Injecting advertisements into narrative drama has obvious limitations. But injecting narrative drama into advertisements - as Gold Blend has done - requires even greater refinement. Gerry Green, creative director of McCann Erickson, said that when ads were placed in newspapers heralding the second Gold Blend episode, commentators asked: Who did they think they were, making dramas? 'The newsworthy thing was that it was like episodes in a drama serial, each in 40 seconds, six seconds of which were given to the jar of coffee.'
Unlike Oxo's famous 'Life with Katy' commercials, the Gold Blend episodes have a 'tantalising' continuity. The idea is not entirely original. 'Cointreau ran a narrative commercial at Christmas for eight years. After that they decided it was getting a little old, so they did another campaign showing the characters eight years on.'
When Nestle asked the agency for a new Gold Blend promotion, the product was facing strong competition from its rivals, Kenco and Red Mountain. 'A new campaign was called for in which it was drunk in a slightly more classy situation,' Mr Green said. 'With the pounds 6m for a year's television commercials you could afford to run two or three with a story, male and female heroes and a go-between - the jar of coffee. The characters had to exhibit a certain quality of taste, and also had to be unattached so there could be some sort of relationship. They were likely to be 30-something, both preoccupied during the day with business.'
How did Sharon Maughan respond? 'I always ruled out doing commercials,' she told me. 'But I happened to be in the foyer of the (McCann Erickson) building, waiting for a friend. Someone told Gerry and he rushed out and asked if I would talk to them about this. I laughed my head off. I thought it was hysterical.'
Ms Maughan, an actress, was talked into the role. 'I'm nothing like that woman,' she said last week. 'I'm from a particularly poor working-class environment, Kirby, which is an overspill of Liverpool. I went to a comprehensive school before going to Rada. That's part of the life and persona that I want to project in my work - rather than this finishing school-type woman.'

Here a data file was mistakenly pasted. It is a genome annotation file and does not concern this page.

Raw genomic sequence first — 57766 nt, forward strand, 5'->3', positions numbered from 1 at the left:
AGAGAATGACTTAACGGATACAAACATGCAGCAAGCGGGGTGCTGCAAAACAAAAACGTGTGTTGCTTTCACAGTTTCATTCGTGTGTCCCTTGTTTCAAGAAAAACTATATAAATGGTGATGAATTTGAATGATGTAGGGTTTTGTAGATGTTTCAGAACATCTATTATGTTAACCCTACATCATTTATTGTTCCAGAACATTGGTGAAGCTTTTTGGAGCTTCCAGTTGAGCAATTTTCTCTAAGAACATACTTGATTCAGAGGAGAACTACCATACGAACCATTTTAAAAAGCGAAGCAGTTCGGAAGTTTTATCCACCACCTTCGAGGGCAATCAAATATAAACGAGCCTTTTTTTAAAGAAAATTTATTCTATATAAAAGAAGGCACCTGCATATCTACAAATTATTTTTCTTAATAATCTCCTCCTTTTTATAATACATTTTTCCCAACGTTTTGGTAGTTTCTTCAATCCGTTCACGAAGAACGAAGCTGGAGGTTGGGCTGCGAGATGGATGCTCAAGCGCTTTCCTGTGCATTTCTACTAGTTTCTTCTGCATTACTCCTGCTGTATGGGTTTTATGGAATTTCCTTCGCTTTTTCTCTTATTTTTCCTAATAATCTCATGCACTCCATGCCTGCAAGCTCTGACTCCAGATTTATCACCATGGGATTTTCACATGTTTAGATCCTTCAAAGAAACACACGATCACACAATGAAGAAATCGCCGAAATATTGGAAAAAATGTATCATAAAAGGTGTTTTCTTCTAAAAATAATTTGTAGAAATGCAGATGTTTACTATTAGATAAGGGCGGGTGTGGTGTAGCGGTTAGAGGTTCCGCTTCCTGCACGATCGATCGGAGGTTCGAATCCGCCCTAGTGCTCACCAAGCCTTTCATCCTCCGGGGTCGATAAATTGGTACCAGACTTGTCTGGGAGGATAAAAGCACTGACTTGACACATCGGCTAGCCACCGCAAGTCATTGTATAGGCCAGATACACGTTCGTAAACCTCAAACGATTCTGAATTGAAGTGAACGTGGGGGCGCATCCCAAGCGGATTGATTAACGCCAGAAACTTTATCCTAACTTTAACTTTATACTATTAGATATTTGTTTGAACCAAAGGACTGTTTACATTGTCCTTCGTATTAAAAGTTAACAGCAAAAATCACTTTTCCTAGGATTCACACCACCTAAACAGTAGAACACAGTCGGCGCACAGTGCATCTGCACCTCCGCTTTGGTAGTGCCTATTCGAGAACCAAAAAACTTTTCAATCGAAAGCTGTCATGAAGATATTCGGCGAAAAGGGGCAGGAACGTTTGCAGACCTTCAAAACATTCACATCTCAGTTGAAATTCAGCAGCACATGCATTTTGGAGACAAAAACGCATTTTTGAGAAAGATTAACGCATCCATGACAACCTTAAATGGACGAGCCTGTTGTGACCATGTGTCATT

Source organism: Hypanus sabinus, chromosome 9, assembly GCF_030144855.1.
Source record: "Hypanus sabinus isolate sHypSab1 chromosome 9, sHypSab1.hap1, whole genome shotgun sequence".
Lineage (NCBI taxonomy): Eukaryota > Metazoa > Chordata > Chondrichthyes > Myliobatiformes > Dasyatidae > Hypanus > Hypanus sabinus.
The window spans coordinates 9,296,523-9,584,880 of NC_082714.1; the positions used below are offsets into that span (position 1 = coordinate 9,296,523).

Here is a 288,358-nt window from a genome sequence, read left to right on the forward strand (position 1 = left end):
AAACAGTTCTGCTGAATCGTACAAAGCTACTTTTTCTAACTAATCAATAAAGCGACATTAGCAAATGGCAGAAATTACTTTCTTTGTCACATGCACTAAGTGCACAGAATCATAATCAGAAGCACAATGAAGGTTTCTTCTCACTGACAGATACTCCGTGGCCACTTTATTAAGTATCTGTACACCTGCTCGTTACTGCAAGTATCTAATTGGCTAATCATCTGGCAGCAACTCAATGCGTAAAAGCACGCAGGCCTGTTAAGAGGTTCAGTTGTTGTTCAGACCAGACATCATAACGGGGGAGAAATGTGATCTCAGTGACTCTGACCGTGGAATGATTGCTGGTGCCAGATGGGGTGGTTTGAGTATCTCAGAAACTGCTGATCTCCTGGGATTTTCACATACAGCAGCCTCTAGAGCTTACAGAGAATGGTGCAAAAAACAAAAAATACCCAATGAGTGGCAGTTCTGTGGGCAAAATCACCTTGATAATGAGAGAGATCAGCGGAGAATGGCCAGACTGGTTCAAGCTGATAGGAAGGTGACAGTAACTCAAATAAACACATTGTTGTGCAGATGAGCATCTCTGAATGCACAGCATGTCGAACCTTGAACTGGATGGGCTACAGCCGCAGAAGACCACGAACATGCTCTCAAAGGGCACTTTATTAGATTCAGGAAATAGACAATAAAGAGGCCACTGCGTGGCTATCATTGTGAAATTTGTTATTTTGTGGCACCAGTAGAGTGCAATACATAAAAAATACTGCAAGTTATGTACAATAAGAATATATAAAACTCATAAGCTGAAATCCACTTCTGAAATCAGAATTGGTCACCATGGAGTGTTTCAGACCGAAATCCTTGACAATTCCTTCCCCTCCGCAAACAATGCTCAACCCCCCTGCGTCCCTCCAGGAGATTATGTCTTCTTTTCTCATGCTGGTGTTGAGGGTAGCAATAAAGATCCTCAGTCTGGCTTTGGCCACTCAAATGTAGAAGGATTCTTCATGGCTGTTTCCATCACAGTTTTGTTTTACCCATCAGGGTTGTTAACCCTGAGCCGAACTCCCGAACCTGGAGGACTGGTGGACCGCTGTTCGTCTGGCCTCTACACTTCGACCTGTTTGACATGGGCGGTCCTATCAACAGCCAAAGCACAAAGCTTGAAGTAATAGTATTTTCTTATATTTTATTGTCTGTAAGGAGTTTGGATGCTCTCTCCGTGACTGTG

But wasn't she now coffee-cast for life? 'There are always people who suggest it's a mistake, but everyone becomes strongly associated with one job that's a success. I'm determined to say it's only been for the good. If I were asked to do another campaign I would love something funny, perhaps with funny make-up.'
Nestle, yet to make up its mind about a sequel, has been 'bombarded with letters from people wanting to know what happens to Tony and Sharon. One newspaper even asked several novelists to come up with an appropriate ending'. Here's one from me:
Tony and Sharon are in their honeymoon hotel. Open windows admit the sound of surf and romantic music. While Tony sleeps, Sharon, looking radiant, quietly slides out from under the sheet and sits on the edge of their kingsize bed. She picks up the phone and punches a button.
Sharon: 'Coffee for two, please?' (pause) 'Gold Blend, of course]'
Tony (stirring): 'Did someone say Gold Blend, darling?'
Sharon: 'Our blend.'
Tony: 'Darling . . .'
He reaches for her. They kiss.
Sharon (murmurs): 'The per-fect blend.'
There is a knock at the door. A waiter, Marino, enters. Tony sits bolt upright in bed.
Tony (aghast): 'What the . . .]'
Marino (cheerful): 'Buon giorno] Cafe for the happy couple's pleasure.'
Sharon (embarrassed): 'You] A waiter? . . . In this hotel?'
Marino bows, smiles enigmatically. He pours coffee into two cups and hands one to Sharon and secretly slips an object into Tony's cup.
Tony (chuckles): 'No hard feelings?'
Marino (shrugs): 'Ah signor, life - it is too . . . short?'
He watches solicitously as Tony swallows the contents of his cup, coughs and chokes. His cup shatters on the tiled floor. Tony writhes. After a final spasm he is dead.
Marino (murmurs): 'Something the signor drank perhaps?'
CUT TO: A jar of Nescafe Gold Blend. .
Voice Over: 'Life should begin and end with Gold Blend.'